On July 1, the Brihanmumbai Municipal Corporation (BMC) announced a 15 per cent cut in water supply because of ‘inadequate rainfall’. The following day, it released data that said four lakes in Thane district — from where 98 per cent of Mumbai’s water comes — had received more than the normal amount of 518 mm, as specified by the Indian Metereological Department (IMD).
BMC’s figures showed that Bhatsa lake got 675.2 mm of rain — 30.3 per cent more than normal. The lake that received the least rainfall, Tansa, got about 5 per cent more than normal. IMD figures showed that Thane got 682 mm of rain, 32 per cent more than normal.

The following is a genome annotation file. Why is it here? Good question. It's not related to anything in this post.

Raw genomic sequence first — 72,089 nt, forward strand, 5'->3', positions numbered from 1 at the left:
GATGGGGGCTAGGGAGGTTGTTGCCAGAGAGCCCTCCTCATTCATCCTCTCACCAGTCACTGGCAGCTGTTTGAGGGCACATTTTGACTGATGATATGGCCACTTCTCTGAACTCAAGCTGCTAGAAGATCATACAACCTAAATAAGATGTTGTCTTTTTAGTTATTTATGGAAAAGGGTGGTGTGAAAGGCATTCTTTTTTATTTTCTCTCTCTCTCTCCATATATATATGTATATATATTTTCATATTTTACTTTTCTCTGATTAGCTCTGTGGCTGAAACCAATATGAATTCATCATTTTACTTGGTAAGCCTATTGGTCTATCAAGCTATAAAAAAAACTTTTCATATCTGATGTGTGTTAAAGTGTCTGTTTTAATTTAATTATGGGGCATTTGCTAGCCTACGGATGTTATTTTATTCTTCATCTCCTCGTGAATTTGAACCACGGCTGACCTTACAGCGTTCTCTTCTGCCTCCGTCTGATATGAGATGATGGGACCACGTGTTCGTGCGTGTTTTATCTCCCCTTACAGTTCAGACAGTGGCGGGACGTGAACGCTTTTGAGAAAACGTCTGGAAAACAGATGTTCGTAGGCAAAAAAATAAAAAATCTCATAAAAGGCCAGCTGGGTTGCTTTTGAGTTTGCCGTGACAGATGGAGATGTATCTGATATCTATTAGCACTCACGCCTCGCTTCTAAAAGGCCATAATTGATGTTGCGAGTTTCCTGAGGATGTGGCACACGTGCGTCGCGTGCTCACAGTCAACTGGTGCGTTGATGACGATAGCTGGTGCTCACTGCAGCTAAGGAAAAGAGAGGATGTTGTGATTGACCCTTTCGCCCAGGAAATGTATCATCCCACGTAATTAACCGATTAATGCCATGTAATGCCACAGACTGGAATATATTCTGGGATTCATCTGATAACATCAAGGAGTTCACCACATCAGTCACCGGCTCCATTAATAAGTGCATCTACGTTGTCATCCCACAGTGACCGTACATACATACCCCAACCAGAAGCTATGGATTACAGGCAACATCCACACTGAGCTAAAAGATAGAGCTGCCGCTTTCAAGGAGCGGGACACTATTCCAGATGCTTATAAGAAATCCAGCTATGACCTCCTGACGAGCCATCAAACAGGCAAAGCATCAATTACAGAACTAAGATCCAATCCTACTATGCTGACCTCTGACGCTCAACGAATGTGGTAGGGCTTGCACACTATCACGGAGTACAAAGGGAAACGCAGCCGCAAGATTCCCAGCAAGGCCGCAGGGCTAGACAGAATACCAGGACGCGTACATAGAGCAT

However, all that water is not enough for a thirsty monster called Mumbai, with 16 million-odd heads and growing.
“Up to July 3, rain over the lakes was quite good and all above average,” said P.N. Guhe, deputy hydraulic engineer, BMC. “Mumbai’s demand has been steadily increasing. And since we had no water cuts this summer, more water was drawn from the lake.”
BMC Hydraulic Engineer M.M. Kamble reiterated that the rains were not enough: “Monsoon has not been adequate this year to meet the demand.”
But how much rain is enough to supply Mumbai with interrupted water? A BMC source said even 40 per cent more than normal rain would not suffice.
“There is no deficiency in rainfall in Thane, Mumbai and Raigarh so far,” said K. Sathidevi, director, forecasting, western region, IMD. “If it rained more than double in the last three years, it cannot be taken as normal.”